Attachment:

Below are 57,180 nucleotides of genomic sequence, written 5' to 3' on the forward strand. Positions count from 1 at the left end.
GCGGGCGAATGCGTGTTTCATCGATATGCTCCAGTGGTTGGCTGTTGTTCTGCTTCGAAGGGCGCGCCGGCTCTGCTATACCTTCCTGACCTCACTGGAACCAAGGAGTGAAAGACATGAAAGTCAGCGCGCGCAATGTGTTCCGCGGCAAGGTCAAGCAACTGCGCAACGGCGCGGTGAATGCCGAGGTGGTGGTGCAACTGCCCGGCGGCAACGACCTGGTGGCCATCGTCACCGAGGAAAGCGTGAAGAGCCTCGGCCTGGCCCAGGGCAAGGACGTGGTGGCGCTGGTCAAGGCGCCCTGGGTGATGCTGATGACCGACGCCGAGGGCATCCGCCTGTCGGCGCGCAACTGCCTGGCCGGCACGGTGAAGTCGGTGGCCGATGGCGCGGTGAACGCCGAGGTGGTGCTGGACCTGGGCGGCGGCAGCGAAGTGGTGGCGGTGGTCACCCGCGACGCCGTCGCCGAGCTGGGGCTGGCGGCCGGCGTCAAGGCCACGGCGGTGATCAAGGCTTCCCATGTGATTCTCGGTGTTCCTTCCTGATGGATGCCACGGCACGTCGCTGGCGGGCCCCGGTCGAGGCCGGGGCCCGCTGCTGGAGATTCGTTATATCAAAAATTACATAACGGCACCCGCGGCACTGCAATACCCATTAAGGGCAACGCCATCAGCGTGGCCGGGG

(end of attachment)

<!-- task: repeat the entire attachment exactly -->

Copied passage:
Below are 57,180 nucleotides of genomic sequence, written 5' to 3' on the forward strand. Positions count from 1 at the left end.
GCGGGCGAATGCGTGTTTCATCGATATGCTCCAGTGGTTGGCTGTTGTTCTGCTTCGAAGGGCGCGCCGGCTCTGCTATACCTTCCTGACCTCACTGGAACCAAGGAGTGAAAGACATGAAAGTCAGCGCGCGCAATGTGTTCCGCGGCAAGGTCAAGCAACTGCGCAACGGCGCGGTGAATGCCGAGGTGGTGGTGCAACTGCCCGGCGGCAACGACCTGGTGGCCATCGTCACCGAGGAAAGCGTGAAGAGCCTCGGCCTGGCCCAGGGCAAGGACGTGGTGGCGCTGGTCAAGGCGCCCTGGGTGATGCTGATGACCGACGCCGAGGGCATCCGCCTGTCGGCGCGCAACTGCCTGGCCGGCACGGTGAAGTCGGTGGCCGATGGCGCGGTGAACGCCGAGGTGGTGCTGGACCTGGGCGGCGGCAGCGAAGTGGTGGCGGTGGTCACCCGCGACGCCGTCGCCGAGCTGGGGCTGGCGGCCGGCGTCAAGGCCACGGCGGTGATCAAGGCTTCCCATGTGATTCTCGGTGTTCCTTCCTGATGGATGCCACGGCACGTCGCTGGCGGGCCCCGGTCGAGGCCGGGGCCCGCTGCTGGAGATTCGTTATATCAAAAATTACATAACGGCACCCGCGGCACTGCAATACCCATTAAGGGCAACGCCATCAGCGTGGCCGGGG